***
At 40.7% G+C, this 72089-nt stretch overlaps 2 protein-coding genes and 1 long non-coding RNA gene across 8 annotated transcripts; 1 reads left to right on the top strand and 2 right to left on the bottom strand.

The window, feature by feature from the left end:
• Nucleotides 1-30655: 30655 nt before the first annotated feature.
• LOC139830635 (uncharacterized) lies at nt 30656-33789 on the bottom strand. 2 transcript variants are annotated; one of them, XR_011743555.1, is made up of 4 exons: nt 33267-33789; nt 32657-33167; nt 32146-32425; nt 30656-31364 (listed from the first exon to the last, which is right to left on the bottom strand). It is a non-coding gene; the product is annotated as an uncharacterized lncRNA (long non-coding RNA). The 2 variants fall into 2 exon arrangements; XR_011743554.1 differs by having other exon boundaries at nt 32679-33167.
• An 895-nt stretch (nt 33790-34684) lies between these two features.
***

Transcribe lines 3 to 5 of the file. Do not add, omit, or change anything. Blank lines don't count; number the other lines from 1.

• Nucleotides 1-30655: 30655 nt before the first annotated feature.
• LOC139830635 (uncharacterized) lies at nt 30656-33789 on the bottom strand. 2 transcript variants are annotated; one of them, XR_011743555.1, is made up of 4 exons: nt 33267-33789; nt 32657-33167; nt 32146-32425; nt 30656-31364 (listed from the first exon to the last, which is right to left on the bottom strand). It is a non-coding gene; the product is annotated as an uncharacterized lncRNA (long non-coding RNA). The 2 variants fall into 2 exon arrangements; XR_011743554.1 differs by having other exon boundaries at nt 32679-33167.
• An 895-nt stretch (nt 33790-34684) lies between these two features.